Roku Vexed By Mysterious Far Right Conspiracy Theory Publisher

Conspyre TV
(Image credit: Rightway LLC)

A mysterious far-right publishing company from Wyoming has quietly set up at least two channels on Roku, chock full of on-demand conspiracy theory films and political propaganda.

The channels seem to be in direct violation of Roku's distribution agreement for its channel operators, which states that they can't publish content that contains "false, irrelevant or misleading information.”

Roku press reps had no comment for Next TV Friday when we reached out to them at CES 2023 in Las Vegas.

Rightway LLC was registered in Sheridan, Wyoming in January 2021. On Sept. 1, it launched Conspyre TV on Roku, a channel full of amateurish shows focused on widely debunked QAnon-inspired conspiracy theories including "PizzaGate" and vaccine misinformation. 

These shows, which list names like "Mr. Truth Bomb" as producers, are preceded by short far right propaganda interstitials and ads, such as one that cuts sound bites from President Joe Biden, making him appear doddering and lecherous. 

"Conspyre is our answer to the failing legacy media, bringing you a growing collection of truth tellers who dig into every rabbit hole," Rightway says in its logline for the channel. "Independent citizen journalists use broad global networks powered by social media to collaboratively filter the internet for news and information, and you can find their voices here."

On Dec. 5, Rightway also published another very similar channel, Burrow, featuring much of -- if not all -- the same content found on Conspyre TV.

(Image credit: Rightway LLC)

First reported on by Media Matters earlier this week, Burrow is, like Conspyre TV, located among Roku's educational channels, and is logo'd by a rabbit jumping into a hole. 

In keeping with The Matrix-inspired marketing themes of creatively challenged far right conspiracists everywhere, Rightway bills Burrow as the "red pill network," urging users to "follow the white rabbit." 

In December, the company appears to have published a number of YouTube videos, meant to appear as though they were from casual YouTube creators newly discovering Burrow, promoting the new channel and showing users how to find it and download it. 

Media Matters also uncovered a very amateurish audio segment, a come-on for user funding published on Telegram by what seems to be one of the Rightway founders. The narrator states that Burrow is costing its operators $4,500 a month and that his partner "can't afford that."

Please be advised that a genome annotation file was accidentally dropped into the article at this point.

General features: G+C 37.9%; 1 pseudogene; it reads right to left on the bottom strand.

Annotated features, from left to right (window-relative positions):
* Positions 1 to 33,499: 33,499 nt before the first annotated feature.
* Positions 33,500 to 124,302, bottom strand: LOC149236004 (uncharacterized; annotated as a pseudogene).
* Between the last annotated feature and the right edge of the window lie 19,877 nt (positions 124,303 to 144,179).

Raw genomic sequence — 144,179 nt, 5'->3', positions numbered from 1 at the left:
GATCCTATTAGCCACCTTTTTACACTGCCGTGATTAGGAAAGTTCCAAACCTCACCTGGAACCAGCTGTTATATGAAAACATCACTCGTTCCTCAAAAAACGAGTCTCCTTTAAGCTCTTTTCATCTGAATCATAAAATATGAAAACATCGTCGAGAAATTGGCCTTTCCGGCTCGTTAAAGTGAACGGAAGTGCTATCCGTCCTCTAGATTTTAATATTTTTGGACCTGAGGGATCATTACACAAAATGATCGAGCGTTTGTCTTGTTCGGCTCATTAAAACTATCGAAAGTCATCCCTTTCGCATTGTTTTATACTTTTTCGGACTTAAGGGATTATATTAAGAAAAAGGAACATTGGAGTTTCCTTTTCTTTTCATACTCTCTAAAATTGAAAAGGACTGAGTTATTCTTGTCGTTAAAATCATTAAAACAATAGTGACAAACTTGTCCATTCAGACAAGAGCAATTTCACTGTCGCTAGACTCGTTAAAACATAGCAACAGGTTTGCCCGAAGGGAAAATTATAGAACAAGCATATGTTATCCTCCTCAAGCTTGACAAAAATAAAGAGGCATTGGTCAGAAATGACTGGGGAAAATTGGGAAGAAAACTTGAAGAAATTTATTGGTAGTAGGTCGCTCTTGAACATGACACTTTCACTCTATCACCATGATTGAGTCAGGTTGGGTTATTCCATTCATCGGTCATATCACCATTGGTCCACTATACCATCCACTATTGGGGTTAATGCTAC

If they can't come up with some advertising revenue, pronto, the narrator said that Burrow "will shut down." 

He calls out for any "patriot businesses out there" to buy 30-second ads that run before Burrow conspiracy videos. "Let us know if you know anyone [who would advertise,] or if there's anything you're seeing on podcasts, any Alex Jones stuff ... any patriot advertising, like food storage rations..." 

Published on Dec. 25, the segment said that the Burrow Roku channel is "blowing up" and had been downloaded 200,000 times in its first three weeks on Roku. 

"There's TikToks and pictures all over the internet," the narrator adds. 

Under the terms of Roku's video advertising agreement, publishers like Rightway must set up their own server and deliver 30% of their advertising inventory to Roku, for which the platform retains 100% ownership of sale proceeds. 

Roku reps did, however, tell Next TV that the platform isn't currently receiving ad revenue from Rightway channels, perhaps because there's no inventory to recoup yet. 

Daniel Frankel

Daniel Frankel is the managing editor of Next TV, an internet publishing vertical focused on the business of video streaming. A Los Angeles-based writer and editor who has covered the media and technology industries for more than two decades, Daniel has worked on staff for publications including E! Online, Electronic Media, Mediaweek, Variety, paidContent and GigaOm. You can start living a healthier life with greater wealth and prosperity by following Daniel on Twitter today!